Are you prepared?

Accidental discharges of oil are the nightmare of every coastal and maritime nation. When it comes to the marine environment, an ounce of prevention is worth a pound of cure. A few hours lost in responding to an oil spill can mean several extra years recovering from the damage.

Environmental protection has always been a high priority for Norway. The petroleum and shipping activities of the past three decades have spawned a highly-developed oil pollution control programme which includes emergency preparedness legislation, dedicated R&D, and numerous products and services.


The Norwegian Oil Spill Control Association (NOSCA) provides products, technology and expertise worldwide, wherever they can be used to protect the environment. A non-profit organization, NOSCA represents all the significant Norwegian suppliers of equipment and services, as well as R&D establishments and government agencies, and offers services covering every aspect of oil spill prevention and control. NOSCA was founded in 1993 in order to provide the Norwegian environmental technology sector with access to the global market. The organization currently has 20 members, including the Norwegian Pollution Control Authority (SFT).


To further international cooperation in oil spill response, NOSCA hosts an annual seminar on oil spill technology in Norway with participants from all over the world. The organization is also working with its French (SYCOPOL) and British (BOSCA) counterparts to establish a broad European network in order to better utilize common experience and expertise. The first joint conference and exhibition - Interspill 2000 - was held in Brighton, UK, and the next will be held in Brest, France, 11 to 16 March 2002, in cooperation with the French conference, "towards safer and cleaner seas."



NOSCA Secretariat

The Norwegian Centre for Marine Environment and Safety

PO Box 125

NO-3191 Horten, Norway

Tel:      +47 33 03 48 00

Fax:     +47 33 03 48 26




Related articles

Latest articles

Ship Energy Efficiency: The Fourth Wave

Shipping has seen three waves of energy efficiency trends since 2007. The latest buzz is the Big Data revolution.

Sustainable Fish Farming Solutions: From Feed to Egg

The challenge of rising fish feed and sea lice costs is stimulating new sustainable technology solutions in Norwegian aquaculture. In the future, producers might raise salmon in egg-shaped offshore farms.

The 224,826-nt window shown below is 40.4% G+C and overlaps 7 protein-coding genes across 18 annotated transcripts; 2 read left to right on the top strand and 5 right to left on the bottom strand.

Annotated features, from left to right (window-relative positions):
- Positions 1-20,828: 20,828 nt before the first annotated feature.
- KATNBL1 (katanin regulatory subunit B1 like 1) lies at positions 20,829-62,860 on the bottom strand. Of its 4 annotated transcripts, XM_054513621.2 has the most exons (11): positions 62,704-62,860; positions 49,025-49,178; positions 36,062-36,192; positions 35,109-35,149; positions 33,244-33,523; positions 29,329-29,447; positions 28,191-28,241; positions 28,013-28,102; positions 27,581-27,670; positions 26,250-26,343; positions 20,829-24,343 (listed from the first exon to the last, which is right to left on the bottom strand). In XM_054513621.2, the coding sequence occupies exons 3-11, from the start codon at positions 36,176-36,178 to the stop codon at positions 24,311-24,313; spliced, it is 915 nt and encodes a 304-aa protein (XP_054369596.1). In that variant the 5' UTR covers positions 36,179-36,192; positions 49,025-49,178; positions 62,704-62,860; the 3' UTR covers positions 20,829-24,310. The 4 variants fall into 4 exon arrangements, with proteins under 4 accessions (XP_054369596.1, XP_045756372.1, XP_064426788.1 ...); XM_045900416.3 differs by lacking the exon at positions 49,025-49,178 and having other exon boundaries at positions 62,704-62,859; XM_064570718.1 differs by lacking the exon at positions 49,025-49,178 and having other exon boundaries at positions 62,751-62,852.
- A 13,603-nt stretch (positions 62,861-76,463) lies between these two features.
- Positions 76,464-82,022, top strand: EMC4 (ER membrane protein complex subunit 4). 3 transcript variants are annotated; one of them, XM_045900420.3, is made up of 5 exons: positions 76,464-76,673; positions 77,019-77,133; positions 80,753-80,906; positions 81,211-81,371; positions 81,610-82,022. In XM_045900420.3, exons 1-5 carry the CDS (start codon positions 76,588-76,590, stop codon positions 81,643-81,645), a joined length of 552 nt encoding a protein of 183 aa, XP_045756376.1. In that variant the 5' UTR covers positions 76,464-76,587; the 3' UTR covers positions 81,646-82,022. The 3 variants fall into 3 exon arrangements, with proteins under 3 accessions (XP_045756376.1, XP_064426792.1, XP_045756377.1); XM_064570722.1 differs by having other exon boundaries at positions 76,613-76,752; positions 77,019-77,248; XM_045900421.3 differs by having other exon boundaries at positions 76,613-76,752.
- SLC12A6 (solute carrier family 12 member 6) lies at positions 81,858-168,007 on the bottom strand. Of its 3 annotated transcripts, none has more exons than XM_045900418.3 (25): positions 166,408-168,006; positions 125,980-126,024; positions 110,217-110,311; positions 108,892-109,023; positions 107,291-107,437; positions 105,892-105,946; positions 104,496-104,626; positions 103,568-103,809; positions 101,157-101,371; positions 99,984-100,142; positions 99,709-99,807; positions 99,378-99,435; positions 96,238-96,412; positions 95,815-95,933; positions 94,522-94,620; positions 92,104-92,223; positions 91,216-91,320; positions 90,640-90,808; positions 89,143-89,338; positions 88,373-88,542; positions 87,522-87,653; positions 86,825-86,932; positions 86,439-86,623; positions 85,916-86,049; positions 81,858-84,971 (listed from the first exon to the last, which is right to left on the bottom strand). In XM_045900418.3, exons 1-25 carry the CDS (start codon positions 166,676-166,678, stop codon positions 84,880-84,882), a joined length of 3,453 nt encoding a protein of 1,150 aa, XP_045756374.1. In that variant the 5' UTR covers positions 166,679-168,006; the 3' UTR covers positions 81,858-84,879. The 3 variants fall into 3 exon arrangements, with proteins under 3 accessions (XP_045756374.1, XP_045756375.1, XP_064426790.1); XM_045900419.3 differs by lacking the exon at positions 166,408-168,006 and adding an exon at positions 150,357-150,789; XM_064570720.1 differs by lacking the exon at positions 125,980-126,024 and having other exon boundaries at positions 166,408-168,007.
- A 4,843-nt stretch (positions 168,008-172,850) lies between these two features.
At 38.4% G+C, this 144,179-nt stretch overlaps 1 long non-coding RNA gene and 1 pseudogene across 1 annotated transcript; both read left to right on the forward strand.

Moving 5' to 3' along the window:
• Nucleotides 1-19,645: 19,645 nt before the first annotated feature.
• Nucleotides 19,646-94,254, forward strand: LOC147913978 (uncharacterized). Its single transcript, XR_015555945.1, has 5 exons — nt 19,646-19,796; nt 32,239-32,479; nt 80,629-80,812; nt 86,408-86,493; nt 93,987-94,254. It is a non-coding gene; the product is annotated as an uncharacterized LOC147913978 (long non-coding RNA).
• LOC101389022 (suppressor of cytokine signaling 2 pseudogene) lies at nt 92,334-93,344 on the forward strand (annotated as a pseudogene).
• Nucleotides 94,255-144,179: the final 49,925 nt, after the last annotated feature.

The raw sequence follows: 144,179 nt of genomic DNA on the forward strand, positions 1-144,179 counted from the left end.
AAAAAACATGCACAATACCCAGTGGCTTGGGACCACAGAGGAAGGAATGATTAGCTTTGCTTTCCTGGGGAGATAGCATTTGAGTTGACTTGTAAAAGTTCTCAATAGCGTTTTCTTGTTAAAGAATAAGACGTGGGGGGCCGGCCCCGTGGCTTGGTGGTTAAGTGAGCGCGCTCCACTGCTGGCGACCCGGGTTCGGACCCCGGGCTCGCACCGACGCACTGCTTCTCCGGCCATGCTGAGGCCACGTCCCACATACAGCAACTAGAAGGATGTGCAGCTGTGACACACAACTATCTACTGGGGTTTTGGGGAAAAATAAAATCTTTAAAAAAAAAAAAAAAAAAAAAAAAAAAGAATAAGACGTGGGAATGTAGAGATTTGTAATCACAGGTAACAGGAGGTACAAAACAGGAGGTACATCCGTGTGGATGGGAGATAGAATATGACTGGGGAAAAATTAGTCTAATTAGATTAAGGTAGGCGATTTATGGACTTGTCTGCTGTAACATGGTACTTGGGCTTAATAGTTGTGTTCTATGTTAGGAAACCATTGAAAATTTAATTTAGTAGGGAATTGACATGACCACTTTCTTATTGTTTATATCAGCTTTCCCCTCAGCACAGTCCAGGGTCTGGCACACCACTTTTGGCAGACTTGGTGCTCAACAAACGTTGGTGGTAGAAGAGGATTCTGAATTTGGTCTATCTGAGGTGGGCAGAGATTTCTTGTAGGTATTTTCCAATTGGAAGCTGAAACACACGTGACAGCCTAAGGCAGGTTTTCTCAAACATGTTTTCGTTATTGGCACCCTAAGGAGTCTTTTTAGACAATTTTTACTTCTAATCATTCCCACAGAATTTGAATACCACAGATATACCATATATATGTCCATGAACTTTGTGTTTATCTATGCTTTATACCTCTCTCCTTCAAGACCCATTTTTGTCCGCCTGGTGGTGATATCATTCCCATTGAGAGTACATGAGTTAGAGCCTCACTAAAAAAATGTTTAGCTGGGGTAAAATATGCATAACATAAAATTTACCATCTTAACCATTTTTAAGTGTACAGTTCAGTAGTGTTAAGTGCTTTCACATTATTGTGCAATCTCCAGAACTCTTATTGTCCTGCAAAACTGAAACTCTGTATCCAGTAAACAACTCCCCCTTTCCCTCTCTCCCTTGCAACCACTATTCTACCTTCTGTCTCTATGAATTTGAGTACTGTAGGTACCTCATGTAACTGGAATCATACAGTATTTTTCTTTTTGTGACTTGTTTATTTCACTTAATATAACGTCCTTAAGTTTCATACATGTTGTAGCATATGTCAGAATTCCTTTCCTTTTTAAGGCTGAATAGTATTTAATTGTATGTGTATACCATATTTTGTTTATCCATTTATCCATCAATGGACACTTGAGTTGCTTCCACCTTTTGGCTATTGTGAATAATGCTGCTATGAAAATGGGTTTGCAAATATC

Standardization Key During Low Oil Price

The Norwegian petroleum industry is focusing on standardized solutions, inspired by Formula One and Lego, to help tackle rising field development costs.

Blue Growth for a Green Future

The Norwegian government recently launched its new maritime strategy “Blue Growth for a Green Future” aimed at keeping the country’s second largest export industry competitive and sustainable.

New Development Licenses Spur Ocean Farming

Norway has initiated free development licenses to spur new technology concepts to tackle the aquaculture industry’s acreage and environmental challenges. Many of the applicants are innovative ocean farms.

Bucking the trend: Norwegian Shelf Still Attractive

The Norwegian Continental Shelf continues to be attractive even amidst the low oil price environment. Statoil’s giant Johan Sverdrup oil field development is just the latest example.

British Showing Great Interest in “Frozen at sea”

The British are the world’s largest consumers of cod. 70 percent is used in the “fish and chips” market. Lately several Norwegian owners of trawlers have discovered the British market for the “frozen at sea” concept.

The many reasons to choose Norwegian seafood

There is an ongoing debate regarding the pros and cons of eating wild or farmed fish, or, in fact, eating seafood at all. In this article we look at the arguments for and against wild and farmed fish. Seafood is not just a...

New Ways to Enhance Oil Recovery

Norwegian companies are testing more advanced ways to enhance oil recovery, everything from converting shuttle tankers to stimulate wells and springing titanium needs inside liner holes to open up tight formations.